The fourth session focused on the theme of current shifts in the structure of international law. Jan Wouters (Katholieke Universiteit Leuven) claimed that formal international law is facing a period of stagnation. On the basis of a quantitative approach, Wouters explained that in the decade between 2000 and 2010 only 20 new multilateral treaties were deposited with the UN Secretary General, whereas between 1950 and 2000 the number of multilateral treaties per decade had been about 35. According to him, "informal international lawmaking" involving new actors, new processes, and new outputs has partially replaced the formal structure in fields like finance, health, internet regulation and the environment. As reasons for this "turn to informality", Wouters referred to the saturation with existing treaties and the rising reluctance of states to subject themselves to binding instruments. Also, he stressed the emergence of a new network and increasingly complex knowledge society, in which various different states and non-state actors cooperate across borders via informal means. Wouters went on to argue that, just like formal law, informal mechanisms must be held accountable to all affected parties. He proposed that a concept of "thick stakeholder consensus" should impose limits on authors, processes and output of informal mechanisms. He stressed that this concept might even be normatively superior to the "thin state consent"-model of traditional international law.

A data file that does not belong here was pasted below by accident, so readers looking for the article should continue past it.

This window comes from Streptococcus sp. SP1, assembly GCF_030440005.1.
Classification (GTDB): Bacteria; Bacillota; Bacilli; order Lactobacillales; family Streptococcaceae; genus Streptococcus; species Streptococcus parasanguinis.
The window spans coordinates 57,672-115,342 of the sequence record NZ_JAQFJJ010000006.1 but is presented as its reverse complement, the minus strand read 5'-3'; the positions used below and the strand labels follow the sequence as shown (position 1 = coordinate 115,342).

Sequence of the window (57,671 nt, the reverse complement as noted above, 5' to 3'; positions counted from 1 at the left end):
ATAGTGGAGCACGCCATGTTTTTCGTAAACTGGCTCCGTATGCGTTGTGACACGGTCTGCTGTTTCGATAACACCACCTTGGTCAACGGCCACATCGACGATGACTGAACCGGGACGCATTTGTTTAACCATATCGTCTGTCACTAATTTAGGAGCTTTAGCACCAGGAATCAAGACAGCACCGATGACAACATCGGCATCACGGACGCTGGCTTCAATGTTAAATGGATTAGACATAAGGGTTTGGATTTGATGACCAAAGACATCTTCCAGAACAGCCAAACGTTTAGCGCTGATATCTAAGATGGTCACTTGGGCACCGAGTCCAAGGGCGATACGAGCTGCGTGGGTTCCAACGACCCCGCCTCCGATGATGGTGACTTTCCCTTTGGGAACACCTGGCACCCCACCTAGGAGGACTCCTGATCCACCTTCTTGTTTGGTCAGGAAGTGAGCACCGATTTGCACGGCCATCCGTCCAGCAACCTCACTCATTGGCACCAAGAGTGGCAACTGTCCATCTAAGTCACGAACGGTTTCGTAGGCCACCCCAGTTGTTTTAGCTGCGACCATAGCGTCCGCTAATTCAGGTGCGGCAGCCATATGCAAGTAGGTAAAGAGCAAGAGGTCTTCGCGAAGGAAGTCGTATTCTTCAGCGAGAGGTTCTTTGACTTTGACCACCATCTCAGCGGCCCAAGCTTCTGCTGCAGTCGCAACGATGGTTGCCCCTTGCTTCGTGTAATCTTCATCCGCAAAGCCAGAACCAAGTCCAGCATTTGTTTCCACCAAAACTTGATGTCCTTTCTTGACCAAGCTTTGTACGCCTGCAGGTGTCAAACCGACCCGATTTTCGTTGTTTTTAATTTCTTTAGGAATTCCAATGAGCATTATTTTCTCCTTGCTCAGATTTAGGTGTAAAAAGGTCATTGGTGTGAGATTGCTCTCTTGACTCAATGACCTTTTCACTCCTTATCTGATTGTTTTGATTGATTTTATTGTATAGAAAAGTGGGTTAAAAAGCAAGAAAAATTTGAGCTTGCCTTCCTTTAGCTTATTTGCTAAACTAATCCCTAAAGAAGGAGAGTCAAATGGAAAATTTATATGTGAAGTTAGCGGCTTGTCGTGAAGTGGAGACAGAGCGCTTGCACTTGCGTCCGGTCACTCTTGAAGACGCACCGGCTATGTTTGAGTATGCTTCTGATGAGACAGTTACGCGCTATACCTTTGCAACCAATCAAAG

Following Wouter's stagnation account, Tiyanjana Maluwa (Penn State University) addressed the question whether the contestation of values by actors from the periphery confirms or erodes fundamental legal norms. Maluwa first defined global values as enduring beliefs that reflect a global consensus. Citing the philosopher Kwame Anthony Appiah, Maluwa emphasized that a global conversation is needed to detect globally shared values. In international law, non-derogable erga omnes and jus cogens norms would incorporate such values. However, there also might exist some human rights which have to be regarded as value-based fundamental norms, even though the jus cogens character is controversial. Focusing on examples from Africa, Maluwa then suggested that contestations from the periphery have not been about the existence of fundamental norms but about their application in particular situations. For instance, the African scepticism towards the ICC would not stem from a rejection of international criminal law per se, but from the perception of a selective targeting of the African continent by the court. Moreover, in some cases, like the incorporation of the concept of humanitarian intervention in Art. 4h Constitutive Act of the African Union, contestations actually contributed to the evolution of international law. Hence, he concluded that these contestations from the periphery provided a confirmation rather than an erosion of globally shared values and norms.